Top 5 crystalline module solar panel manufacturers
Yingli Green Energy (Yingli), the global leader in crystalline module manufacturing in 2012, has retained its top position in 2013 after producing 9.4 percent of the world’s crystalline modules in the same year, according to new figures released by research and consulting firm GlobalData.
The company’s latest findings show that Trina Solar (Trina) is a close competitor of Yingli’s. Trina produced 400 megawatts less than Yingli in 2013, which puts the company in second place.
“The recovery of solar photovoltaic demand in 2013 benefited the supply side of the market significantly,” said Sameer Joshi, director of research and analysis for power and alternative energy at GlobalData. “As a result, crystalline module production grew from 30 gigawatts (GW) in 2012 to 33 GW in 2013, representing an impressive annual growth rate of 10.4 percent.”
The top 5 crystalline module solar panel manufacturers are:
2.) Trina Solar
3.) Sharp – The company gained entry into the top five crystalline module manufacturers in 2013 with a leap to third position from sixth in 2012.
4.) Canadian Solar – The moves of Sharp and Trina displaced Canadian Solar as the second-ranking company in 2012 to fourth place in 2013.
5.) JinkoSolar – The company jumped up from eighth position in 2012 and supplanted JA Solar to become fifth in 2013, according to GlobalData.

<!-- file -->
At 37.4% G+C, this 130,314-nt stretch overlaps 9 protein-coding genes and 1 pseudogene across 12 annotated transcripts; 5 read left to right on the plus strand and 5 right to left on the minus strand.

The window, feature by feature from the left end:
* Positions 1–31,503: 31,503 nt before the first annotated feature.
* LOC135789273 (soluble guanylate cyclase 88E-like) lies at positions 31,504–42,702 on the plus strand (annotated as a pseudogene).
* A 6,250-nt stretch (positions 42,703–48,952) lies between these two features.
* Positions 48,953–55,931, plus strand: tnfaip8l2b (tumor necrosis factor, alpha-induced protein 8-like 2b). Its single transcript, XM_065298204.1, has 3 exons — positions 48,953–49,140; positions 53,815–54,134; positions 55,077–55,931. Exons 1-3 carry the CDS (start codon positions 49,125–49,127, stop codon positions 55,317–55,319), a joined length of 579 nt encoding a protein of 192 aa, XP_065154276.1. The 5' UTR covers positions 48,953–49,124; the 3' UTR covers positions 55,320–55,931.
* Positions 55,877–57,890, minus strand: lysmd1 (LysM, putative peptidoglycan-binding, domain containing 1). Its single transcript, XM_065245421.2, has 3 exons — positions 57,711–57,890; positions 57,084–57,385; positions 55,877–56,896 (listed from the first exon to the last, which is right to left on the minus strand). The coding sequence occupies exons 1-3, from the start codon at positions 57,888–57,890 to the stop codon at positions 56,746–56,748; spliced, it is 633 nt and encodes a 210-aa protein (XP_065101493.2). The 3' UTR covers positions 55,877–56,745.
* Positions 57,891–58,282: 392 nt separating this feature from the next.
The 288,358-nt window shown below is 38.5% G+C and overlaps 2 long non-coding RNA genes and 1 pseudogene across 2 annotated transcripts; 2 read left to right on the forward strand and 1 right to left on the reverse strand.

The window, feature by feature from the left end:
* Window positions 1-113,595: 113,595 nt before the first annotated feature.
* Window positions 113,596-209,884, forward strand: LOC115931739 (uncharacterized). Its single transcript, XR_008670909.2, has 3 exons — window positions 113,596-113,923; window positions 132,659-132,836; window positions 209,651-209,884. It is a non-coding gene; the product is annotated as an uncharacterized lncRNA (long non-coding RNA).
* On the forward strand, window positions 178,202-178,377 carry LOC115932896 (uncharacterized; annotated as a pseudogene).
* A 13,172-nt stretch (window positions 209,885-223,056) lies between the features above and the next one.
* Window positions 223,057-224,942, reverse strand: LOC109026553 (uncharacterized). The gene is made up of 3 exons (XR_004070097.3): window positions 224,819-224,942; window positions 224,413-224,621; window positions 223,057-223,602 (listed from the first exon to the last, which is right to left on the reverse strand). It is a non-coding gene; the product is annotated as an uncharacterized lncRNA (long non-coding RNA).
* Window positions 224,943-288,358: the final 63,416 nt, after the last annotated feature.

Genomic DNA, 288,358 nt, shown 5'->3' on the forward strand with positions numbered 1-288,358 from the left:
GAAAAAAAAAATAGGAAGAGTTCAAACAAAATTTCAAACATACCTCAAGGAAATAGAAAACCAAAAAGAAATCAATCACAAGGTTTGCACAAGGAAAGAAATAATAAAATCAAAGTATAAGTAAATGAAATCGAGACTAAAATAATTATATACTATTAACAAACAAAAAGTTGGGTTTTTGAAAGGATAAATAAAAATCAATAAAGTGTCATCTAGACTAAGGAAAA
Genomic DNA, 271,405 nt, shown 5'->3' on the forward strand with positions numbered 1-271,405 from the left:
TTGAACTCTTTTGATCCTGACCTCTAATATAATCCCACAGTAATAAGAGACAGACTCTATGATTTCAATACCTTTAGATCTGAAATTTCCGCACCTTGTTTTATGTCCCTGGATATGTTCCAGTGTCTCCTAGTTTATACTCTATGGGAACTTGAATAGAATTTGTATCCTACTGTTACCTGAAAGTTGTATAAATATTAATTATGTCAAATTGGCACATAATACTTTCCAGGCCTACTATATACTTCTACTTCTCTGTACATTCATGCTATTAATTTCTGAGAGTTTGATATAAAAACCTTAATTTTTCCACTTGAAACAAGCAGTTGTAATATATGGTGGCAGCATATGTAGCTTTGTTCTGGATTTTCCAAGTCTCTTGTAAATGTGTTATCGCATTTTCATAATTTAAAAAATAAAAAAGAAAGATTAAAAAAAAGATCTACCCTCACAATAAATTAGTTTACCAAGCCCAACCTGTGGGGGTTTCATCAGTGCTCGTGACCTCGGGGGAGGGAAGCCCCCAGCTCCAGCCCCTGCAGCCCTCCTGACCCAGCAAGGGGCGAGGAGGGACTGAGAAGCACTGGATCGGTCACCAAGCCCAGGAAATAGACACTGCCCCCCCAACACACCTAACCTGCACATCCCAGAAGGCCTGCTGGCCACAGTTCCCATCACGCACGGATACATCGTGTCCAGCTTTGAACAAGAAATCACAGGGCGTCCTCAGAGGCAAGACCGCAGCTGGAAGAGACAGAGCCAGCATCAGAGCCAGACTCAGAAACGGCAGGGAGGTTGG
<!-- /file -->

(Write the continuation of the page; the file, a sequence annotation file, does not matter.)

Drax advances biomass strategy with Pinnacle acquisition
The Group’s enlarged supply chain will have access to 4.9 million tonnes of operational capacity from 2022. Of this total, 2.9 million tonnes are available for Drax’s self-supply requirements in 2022, which will rise to 3.4 million tonnes in 2027.
The £424 million acquisition of the Canadian biomass pellet producer supports Drax' ambition to be carbon negative by 2030, using bioenergy with carbon capture and storage (BECCS) and will make a "significant contribution" in the UK cutting emissions by 78% by 2035 (click here).
This summer Drax will undertake maintenance on its CfD(2) biomass unit, including a high-pressure turbine upgrade to reduce maintenance costs and improve thermal efficiency, contributing to lower generation costs for Drax Power Station.
In March, Drax secured Capacity Market agreements for its hydro and pumped storage assets worth around £10 million for delivery October 2024-September 2025.
The limitations on BECCS are not technology but supply, with every gigatonne of CO2 stored per year requiring approximately 30-40 million hectares of BECCS feedstock, according to the Global CCS Institute. Nonetheless, BECCS should be seen as an essential complement to the required, wide-scale deployment of CCS to meet climate change targets, it concludes.